It is often said that home is where the heart is. That usually means wherever your family is, or your lover, your spouse, your children – that is your warm cocoon of comfort. We have all heard it said in a romantic movie, “It doesn’t matter where I am as long as I am with you.” It is a beautiful idea, that the people you surround yourself with are what make a place your home. But what if you still feel like a fish out of water in the city that contains them? What if being home, the place that should be the most comfortable place of all, is actually outside of your comfort zone?
I grew up in Rochester, NY. It is green. It has four distinct seasons. There are plenty of rolling, glacial hills and babbling brooks. The Christmases of my youth consisted of cutting down our own Christmas tree in a snowy field, cheeks rosy from the cold, hot chocolate by a crackling fire, and waking up to a gleaming white landscape of snow on Christmas morning before sliding across the floor in footed pajamas to the stockings hung by the chimney with care. It was caroling through a snowy neighborhood, bundled up, watching the moonlight and the Christmas lights glint off the icicles hanging from neighbors’ gutters. It was the Hallmark version of Christmas we see in holiday themed movies, and quite frankly it was exactly how the holidays are supposed to be as far as this NY native is concerned.
As we rapidly approach the holidays, department stores already decorated in green and red and gold, commercials showing images of snowy streets lined with anxious shoppers rushing for last minute gifts, I cannot help but compare the Christmases of my youth with those of my sons’ youth, happening in our pink and tan desert home. Here, there is no snow. There are no pine trees wrapped in sweaters of snow, pointed snowcaps on their tops. It isn’t even cold. The days are sunny, warm, and dry. Christmas lights get strung on stately Saguaro cacti, some of which wear Santa caps courtesy of particularly festive residents. Lights spiral up the long, skinny trunks of palm trees, carrying their holiday glow high above the rooftops. For this upstate New York girl, the only way I can describe this holiday scene is, well… ridiculous. This is not the way Christmas is supposed to be! Where’s the cold? The snow? The crackling fires and cups of hot cocoa? Why am I sweating in my jeans and short-sleeved shirt in mid-November? Why am I still wearing flip-flops? It just ain’t right.
Even without the holiday hum-drum, I often reflect on how much I have had to adapt to living life in this southwestern desert, a place so unlike my original home. If I had been told twenty years ago that I would someday be living in a place where snakes slithered across my back patio, tarantulas climbed up my exterior walls, bobcats and coyotes roamed my yard, and scorpions found their way into my home I think I would have passed out cold. I would have said there is no way in hell I could survive in a place like that. I was not a lover of insects, arthropods, reptiles, or large, predatory mammals. I don’t think I ever saw a snake in the flesh until I was a senior in college, struggling through geology field camp in the wilds of Montana. The wildest animal I ever encountered in my Rochester childhood was a field mouse that found its way into our screened in back porch, and I screamed bloody murder and climbed up onto a chair like a cartoon character. But here, in the desert, I am surrounded by critters I never would have dreamed would be part of my daily life. Poisonous arachnids, arthropods, insects, and reptiles. Predatory felines. Howling canines. For some, this is all part of life, part of being a true desert dweller, someone who has the desert in their bones, in their heart, in their soul. For them I imagine that Christmastime outdoor picnics and wearing sandals year-round is absolutely the way it is supposed to be. For me, it is just nuts.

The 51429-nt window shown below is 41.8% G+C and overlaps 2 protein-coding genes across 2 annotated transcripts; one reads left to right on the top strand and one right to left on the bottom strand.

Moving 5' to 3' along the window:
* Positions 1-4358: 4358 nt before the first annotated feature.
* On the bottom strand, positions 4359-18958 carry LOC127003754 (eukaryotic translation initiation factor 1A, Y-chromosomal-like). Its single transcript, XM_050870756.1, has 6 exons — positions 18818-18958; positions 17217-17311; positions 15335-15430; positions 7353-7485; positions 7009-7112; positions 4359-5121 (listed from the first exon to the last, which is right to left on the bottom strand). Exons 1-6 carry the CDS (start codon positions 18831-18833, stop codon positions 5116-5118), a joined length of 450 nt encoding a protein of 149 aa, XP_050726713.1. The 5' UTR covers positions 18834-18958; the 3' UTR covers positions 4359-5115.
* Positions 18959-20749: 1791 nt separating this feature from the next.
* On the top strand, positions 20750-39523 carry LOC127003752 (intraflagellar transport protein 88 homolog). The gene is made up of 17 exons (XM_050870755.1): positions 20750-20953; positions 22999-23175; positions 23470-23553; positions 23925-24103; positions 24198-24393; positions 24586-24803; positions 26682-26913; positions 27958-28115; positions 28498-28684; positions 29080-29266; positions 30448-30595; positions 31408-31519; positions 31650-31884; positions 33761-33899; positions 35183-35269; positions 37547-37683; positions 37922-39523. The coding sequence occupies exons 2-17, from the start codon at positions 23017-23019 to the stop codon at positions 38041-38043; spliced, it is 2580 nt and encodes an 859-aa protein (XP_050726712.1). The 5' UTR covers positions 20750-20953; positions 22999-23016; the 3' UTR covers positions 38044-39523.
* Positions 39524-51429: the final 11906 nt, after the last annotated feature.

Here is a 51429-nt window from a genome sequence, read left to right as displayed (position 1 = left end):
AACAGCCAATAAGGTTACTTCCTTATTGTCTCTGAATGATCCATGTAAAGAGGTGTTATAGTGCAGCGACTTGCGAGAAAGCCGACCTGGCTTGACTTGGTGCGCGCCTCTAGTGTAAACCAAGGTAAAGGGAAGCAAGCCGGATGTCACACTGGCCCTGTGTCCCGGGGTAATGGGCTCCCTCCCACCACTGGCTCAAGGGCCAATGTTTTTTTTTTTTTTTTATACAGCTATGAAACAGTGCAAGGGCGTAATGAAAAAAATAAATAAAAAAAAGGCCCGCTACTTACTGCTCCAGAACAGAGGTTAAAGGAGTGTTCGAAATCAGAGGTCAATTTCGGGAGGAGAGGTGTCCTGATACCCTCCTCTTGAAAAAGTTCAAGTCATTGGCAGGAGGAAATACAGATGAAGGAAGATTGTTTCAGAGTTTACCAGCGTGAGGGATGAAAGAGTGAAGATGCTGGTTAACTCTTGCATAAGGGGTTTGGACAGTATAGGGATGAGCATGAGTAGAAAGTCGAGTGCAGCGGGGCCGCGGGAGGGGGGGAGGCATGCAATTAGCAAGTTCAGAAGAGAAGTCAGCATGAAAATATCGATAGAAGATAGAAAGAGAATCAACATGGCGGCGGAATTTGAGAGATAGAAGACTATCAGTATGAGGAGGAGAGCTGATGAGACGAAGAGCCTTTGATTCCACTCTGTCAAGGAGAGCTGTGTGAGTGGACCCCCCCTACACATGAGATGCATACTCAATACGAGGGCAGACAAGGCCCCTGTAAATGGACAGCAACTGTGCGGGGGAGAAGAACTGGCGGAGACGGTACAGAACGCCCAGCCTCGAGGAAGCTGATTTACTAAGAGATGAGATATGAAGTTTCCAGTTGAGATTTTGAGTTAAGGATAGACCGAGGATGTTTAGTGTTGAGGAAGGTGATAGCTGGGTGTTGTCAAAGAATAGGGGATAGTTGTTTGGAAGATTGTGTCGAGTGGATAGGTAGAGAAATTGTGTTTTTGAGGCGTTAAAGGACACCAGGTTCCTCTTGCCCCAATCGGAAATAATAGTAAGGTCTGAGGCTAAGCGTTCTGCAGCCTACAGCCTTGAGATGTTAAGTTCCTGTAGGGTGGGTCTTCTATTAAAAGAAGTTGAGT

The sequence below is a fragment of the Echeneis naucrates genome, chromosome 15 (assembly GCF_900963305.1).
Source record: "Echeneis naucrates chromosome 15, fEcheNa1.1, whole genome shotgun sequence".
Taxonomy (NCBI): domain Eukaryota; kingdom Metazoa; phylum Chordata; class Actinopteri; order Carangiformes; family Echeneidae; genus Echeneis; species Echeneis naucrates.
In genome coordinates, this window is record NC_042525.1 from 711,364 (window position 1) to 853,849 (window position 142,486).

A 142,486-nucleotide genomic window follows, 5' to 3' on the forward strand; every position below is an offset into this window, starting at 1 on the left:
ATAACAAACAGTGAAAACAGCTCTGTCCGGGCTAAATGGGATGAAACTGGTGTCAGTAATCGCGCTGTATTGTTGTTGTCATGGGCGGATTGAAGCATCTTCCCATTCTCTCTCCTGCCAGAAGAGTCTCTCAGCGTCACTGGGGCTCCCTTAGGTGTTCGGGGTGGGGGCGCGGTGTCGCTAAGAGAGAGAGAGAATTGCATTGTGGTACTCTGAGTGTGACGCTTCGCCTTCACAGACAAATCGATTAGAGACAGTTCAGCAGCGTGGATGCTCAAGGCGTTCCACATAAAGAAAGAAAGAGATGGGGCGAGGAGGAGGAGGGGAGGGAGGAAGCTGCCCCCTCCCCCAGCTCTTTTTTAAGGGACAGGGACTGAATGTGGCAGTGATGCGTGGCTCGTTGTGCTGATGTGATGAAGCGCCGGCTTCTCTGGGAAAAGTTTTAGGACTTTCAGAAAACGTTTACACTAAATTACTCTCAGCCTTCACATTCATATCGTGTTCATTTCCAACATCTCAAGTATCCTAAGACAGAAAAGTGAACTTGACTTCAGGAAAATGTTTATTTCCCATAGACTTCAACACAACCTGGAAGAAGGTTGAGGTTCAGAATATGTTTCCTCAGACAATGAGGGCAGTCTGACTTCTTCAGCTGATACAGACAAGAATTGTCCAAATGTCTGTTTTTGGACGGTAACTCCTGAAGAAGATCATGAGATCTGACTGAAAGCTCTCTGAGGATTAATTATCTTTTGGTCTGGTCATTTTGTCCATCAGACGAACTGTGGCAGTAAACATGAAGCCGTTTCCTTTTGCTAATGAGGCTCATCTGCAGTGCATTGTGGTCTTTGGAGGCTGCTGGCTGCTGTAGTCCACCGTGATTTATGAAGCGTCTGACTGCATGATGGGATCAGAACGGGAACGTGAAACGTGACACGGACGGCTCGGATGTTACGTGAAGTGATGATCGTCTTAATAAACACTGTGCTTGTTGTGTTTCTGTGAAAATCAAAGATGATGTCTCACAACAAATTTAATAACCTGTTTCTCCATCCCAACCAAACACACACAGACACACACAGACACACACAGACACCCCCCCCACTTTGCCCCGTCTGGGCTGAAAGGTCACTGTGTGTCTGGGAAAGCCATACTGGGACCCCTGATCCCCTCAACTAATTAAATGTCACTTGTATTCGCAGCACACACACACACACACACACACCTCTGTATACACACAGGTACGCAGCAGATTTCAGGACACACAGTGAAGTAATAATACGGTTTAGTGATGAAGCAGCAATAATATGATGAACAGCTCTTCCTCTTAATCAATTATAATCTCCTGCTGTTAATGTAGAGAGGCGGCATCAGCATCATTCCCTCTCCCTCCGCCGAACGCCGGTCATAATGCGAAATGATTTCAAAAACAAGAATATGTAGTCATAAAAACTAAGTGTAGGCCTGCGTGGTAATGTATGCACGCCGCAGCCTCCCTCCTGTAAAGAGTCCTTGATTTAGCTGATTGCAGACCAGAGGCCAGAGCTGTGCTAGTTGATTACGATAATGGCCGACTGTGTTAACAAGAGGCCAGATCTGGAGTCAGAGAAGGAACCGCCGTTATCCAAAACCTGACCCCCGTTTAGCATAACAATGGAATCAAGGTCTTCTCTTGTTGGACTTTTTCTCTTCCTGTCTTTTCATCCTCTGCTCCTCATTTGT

My soul is constantly being called back to the rolling green hummocky topography of that four-seasoned home that seeped into my bones and took hold forty years ago, especially in November, after more than six months of heat and no snowy white Christmas in sight. The desert still feels foreign to me, even though I have lived in Tucson, Arizona for thirteen years. I think that qualifies me as a Tucsonan (even New Yorkers will concede that you are a New Yorker if you have lived there for a decade). As a Tucsonan, I have grown accustomed to snakes on my patio, scorpions behind my toilet, javelinas in my driveway, and coyotes waking me at night with their howling and yelping. Instead of scared retreat at the site of a snake I take its picture and marvel at its beauty. I follow my curious desert-souled sons when they call me outside to show me a tarantula they have found, or a long line of huge red ants carrying dead flower petals to their underground holes. We crouch in the sand and examine these critters that I never pictured as part of my everyday life. I have found a way to adapt, survive, and thrive in this place, a place so unlike the one that was the backdrop of my formative years. And somehow I have found things to love about this peculiar place. The purple-pink sunsets, the bare-rocky mountains, and wildlife of all shapes and sizes, including a morning hello from a long, slithery snake.
It is amazing what we can do when home has to be where love, family, and life take us. Even when they take us far from where we began. Far from the home that lives in our memories and our souls. My soul might always long for the landscape of my youth, but I wouldn’t choose that over the home I have built with my family here in this most unusual of places.
So yeah, home is where the heart is. It might be strange. It might be beyond your comfort zone. And it might just be exactly where you are supposed to be, for now. Maybe even forever.